“Badgers are not only cruelly baited, but also sealed in setts and buried alive, snared, shot, poisoned and tortured,” says David Williams, chairman of the Badger Trust. “The seriousness of the Howsham case starkly demonstrates the need for wildlife crime to be formally recorded in national crime statistics.”

Last week Christian Latchman from Tonypandy, Wales, was described as having carried out acts of unspeakable cruelty after admitting eight charges under animal welfare and badger protection laws. As well as a five- month suspended sentence, Latchman was given 250 hours community work, ordered to make a £1,000 donation to the RSPCA and has been prevented from keeping dogs indefinitely. However, with Wales emerging as something of a hotspot for badger baiting, animal welfare groups had hoped for a prison sentence.

Police admit tracing offenders is difficult, but what they do know is that a lot of gangs have migrated north from South Yorkshire following a decline in the number of active badger setts. While baiting goes on all year round, winter when the undergrowth has thinned and out tends to see a spike in activity.

Mary Green, a member of the animal campaign group Digging Out says there are two distinct groups of baiters – those who do it for fun and those who are linked to organised gambling, adding anonymous reports suggest in some places badgers are being caught and sold for up to £500 for the sole purpose of baiting.

“You can’t just set a bull lurcher on a badger, you need to work your dog up to it,” she says. “We know that early on owners will pitch these dogs first against cats, then foxes before moving on to setts. There have been reports of cats being placed in wheelie bins with dogs and left to fight to their death.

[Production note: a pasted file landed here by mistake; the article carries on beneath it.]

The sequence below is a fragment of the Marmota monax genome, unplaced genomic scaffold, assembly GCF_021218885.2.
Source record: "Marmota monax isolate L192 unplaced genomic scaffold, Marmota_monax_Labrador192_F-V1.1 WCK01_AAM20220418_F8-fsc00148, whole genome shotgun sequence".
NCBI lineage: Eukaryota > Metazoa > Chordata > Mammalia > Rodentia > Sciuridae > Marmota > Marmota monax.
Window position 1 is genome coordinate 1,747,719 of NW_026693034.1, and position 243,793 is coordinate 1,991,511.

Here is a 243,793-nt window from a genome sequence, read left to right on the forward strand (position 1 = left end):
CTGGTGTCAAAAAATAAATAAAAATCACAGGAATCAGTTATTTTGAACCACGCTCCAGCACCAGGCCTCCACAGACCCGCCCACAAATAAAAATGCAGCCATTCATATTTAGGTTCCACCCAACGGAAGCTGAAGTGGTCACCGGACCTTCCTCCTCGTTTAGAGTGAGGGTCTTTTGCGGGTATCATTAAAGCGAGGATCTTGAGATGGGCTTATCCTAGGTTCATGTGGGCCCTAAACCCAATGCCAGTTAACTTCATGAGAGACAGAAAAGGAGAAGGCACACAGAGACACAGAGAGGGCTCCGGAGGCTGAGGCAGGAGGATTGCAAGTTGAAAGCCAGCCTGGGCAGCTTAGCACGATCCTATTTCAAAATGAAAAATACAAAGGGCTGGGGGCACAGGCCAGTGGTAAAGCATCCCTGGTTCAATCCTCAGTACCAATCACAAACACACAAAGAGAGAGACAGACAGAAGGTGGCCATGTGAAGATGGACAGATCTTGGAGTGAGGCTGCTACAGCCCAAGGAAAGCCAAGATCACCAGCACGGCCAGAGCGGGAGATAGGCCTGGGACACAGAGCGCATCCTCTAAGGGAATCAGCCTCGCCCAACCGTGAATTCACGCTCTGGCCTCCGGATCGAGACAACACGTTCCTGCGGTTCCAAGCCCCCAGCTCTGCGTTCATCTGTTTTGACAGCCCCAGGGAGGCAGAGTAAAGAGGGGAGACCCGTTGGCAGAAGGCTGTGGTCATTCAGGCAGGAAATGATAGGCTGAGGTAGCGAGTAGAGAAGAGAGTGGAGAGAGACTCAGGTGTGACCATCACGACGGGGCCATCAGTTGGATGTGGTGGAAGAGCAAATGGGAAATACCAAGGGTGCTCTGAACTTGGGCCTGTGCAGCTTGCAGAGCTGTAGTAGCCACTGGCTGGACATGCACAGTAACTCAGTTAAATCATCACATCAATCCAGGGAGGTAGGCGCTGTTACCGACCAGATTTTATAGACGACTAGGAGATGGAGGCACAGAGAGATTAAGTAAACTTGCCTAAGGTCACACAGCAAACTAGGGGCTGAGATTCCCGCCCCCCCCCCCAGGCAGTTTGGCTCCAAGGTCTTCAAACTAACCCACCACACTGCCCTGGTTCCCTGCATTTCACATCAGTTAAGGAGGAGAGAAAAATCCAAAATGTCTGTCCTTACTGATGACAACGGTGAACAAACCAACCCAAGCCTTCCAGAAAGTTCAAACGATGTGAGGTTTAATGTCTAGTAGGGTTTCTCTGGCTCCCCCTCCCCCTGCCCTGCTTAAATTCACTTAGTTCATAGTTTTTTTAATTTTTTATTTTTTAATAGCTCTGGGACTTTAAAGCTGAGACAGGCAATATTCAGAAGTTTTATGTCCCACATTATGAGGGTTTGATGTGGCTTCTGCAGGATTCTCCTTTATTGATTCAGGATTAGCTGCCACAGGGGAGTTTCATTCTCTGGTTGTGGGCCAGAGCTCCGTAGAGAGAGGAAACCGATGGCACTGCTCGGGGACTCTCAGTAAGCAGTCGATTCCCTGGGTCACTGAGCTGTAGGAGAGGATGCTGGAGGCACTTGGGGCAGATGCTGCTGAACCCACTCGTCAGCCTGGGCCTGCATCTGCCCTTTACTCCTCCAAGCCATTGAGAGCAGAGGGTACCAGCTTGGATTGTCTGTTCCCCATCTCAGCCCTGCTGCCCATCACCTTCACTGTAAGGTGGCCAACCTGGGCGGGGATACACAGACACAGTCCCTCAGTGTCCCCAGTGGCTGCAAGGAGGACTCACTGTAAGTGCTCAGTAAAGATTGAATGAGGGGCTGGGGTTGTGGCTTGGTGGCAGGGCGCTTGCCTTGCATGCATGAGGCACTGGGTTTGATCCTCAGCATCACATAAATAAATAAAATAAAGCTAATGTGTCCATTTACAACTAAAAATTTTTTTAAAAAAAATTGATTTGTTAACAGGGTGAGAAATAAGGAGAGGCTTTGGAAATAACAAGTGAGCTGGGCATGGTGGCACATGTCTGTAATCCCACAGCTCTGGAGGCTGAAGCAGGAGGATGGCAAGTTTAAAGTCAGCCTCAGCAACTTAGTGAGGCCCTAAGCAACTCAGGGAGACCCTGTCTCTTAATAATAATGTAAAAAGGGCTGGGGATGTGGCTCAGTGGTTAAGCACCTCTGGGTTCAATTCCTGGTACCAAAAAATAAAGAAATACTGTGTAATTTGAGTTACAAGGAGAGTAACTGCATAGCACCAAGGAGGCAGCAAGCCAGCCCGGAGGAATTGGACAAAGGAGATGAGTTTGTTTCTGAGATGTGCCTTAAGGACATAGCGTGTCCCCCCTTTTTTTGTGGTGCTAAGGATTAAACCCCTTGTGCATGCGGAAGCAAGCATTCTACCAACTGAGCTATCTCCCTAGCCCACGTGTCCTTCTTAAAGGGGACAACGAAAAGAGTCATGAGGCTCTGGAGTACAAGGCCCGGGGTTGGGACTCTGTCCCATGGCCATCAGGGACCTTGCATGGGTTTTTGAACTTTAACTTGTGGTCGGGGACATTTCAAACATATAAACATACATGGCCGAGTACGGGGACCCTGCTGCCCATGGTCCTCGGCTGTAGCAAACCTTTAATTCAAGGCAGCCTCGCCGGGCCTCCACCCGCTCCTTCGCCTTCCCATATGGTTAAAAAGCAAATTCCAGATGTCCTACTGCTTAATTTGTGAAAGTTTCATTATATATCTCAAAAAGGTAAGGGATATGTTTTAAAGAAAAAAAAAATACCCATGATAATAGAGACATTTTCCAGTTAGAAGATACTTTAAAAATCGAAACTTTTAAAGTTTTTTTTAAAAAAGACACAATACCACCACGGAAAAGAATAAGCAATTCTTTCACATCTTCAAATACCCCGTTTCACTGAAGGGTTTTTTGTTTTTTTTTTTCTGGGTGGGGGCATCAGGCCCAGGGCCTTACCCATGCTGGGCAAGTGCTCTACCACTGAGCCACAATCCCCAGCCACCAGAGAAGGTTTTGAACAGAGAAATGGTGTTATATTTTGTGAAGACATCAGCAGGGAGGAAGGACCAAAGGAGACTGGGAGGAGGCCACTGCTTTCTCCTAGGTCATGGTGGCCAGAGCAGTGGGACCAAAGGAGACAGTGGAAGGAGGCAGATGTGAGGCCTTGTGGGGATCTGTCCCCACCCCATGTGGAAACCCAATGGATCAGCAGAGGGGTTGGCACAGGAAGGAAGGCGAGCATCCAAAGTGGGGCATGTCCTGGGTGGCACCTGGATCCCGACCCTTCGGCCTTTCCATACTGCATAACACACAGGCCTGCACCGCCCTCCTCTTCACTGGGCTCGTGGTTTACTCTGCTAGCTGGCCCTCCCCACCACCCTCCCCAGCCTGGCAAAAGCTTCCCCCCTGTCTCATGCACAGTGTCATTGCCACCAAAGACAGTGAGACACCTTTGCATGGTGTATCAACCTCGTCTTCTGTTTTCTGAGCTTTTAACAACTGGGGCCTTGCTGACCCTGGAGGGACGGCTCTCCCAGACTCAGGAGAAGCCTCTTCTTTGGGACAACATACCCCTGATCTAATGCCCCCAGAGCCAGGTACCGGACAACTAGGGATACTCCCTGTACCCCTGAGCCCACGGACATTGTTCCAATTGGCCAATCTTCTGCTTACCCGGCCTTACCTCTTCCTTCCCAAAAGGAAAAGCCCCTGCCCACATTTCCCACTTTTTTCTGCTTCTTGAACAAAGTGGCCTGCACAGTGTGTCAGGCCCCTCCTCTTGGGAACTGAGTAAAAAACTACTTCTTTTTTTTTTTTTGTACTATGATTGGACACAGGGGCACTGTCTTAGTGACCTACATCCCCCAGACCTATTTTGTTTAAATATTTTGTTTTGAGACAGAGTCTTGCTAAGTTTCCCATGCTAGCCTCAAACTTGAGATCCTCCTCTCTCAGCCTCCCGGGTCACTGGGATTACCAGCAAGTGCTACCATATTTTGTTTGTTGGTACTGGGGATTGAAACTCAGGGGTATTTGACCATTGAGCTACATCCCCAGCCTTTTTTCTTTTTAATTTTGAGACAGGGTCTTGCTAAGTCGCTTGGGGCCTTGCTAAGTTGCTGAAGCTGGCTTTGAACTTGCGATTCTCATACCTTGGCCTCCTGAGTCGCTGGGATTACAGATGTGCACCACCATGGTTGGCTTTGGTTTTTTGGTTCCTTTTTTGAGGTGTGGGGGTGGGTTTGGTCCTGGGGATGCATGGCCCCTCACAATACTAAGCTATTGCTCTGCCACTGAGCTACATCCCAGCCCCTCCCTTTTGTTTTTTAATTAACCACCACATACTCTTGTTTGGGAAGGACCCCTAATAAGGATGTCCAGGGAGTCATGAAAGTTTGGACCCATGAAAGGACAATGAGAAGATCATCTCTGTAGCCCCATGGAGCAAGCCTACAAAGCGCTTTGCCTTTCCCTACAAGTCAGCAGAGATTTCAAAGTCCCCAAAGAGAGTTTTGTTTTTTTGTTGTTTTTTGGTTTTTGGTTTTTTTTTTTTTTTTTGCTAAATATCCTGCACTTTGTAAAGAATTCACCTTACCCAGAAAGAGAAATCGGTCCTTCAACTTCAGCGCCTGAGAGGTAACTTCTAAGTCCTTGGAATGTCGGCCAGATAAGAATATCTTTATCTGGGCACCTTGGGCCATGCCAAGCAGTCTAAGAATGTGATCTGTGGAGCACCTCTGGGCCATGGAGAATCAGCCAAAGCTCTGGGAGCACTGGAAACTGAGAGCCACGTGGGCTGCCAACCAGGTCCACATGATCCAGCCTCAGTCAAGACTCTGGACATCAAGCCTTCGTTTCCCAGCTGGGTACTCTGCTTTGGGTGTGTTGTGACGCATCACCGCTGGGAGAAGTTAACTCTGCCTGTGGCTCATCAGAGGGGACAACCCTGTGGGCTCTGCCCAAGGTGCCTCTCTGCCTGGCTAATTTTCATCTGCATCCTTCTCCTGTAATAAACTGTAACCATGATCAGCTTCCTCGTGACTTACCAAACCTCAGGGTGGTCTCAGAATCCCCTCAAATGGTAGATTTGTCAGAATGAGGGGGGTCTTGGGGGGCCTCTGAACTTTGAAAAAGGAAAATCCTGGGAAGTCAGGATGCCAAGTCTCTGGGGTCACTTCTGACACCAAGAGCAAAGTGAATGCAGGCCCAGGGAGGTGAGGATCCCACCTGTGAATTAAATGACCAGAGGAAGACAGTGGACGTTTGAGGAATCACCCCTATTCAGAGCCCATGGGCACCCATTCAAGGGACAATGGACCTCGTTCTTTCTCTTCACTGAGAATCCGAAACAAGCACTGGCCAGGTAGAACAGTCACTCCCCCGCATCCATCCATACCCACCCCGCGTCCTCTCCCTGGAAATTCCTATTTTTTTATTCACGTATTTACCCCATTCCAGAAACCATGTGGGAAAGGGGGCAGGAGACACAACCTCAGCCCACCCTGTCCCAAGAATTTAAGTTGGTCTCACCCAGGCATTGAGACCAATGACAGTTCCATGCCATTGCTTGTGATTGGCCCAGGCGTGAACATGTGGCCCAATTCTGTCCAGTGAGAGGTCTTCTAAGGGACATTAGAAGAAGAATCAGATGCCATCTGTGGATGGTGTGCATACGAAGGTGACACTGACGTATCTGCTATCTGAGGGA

“It sounds far fetched, but when you get a lot of cats disappearing from a particular place, the chances are its the work of badger baiters. The problem is that missing cats don’t tend to get reported. You might get a few posters stuck on lampposts, but no one ever imagines it’s potentially part of a wider picture.”

Digging Out says that countrywide an estimated 2,000 people are involved in badger baiting, but with only a handful of prosecutions a year, most go undetected.

“Often when people are caught, the standard response is that we didn’t mean for the dog to kill a badger, we were just out looking for foxes,” says Mary. “Believe me no-one who is looking for foxes digs that far underground, but for a case to reach court there has to be evidence and it has to be persuasive.”

It was the same plea made by members of the Howsham gang in court. While one was found not guilty, earlier this week, Scarborough Magistrates sentenced four of the men to 16 weeks in prison, another two were handed 12-week custodial sentences, suspended for 12 months, after they pleaded guilty to wilfully killing a badger, digging for badgers and interfering with a sett at an earlier hearing, and a 17-year-old boy, was given a youth rehabilitation order.

The severity of the sentences was welcomed, but few hold out any hope that it will act as a deterrent to others.

“Every day dogs are getting killed underground and badgers and foxes are fighting for their lives,” says Mary.

“Badger baiting has become about bragging rights. Fights are recorded on mobile phones and the internet has become a way of passing information about the next bait.

“The only time these people show any trace of emotion is when one of their dogs suffocates underground, but even then it’s tied to money. The value of a wining dog rises, along with the price of its puppies, a dead dog has no value.”

Wildlife groups, often staffed by volunteers, are doing their best in the battle against the baiters, covering setts with mesh to make digging down more difficult, but they also rely on public vigilance.

“Thanks to renaissance in wildlife programmes like Springwatch, people are becoming more aware that badgers are a protected species, but they are often still slow to report suspicious behaviour,” adds Jean, who acted as an expert witness in the Howsham case.

“We really wish the public would be more aware, it’s no good us knowing two or three days after a sett has been dug out.

“The fight to end badger baiting is all our responsibility.”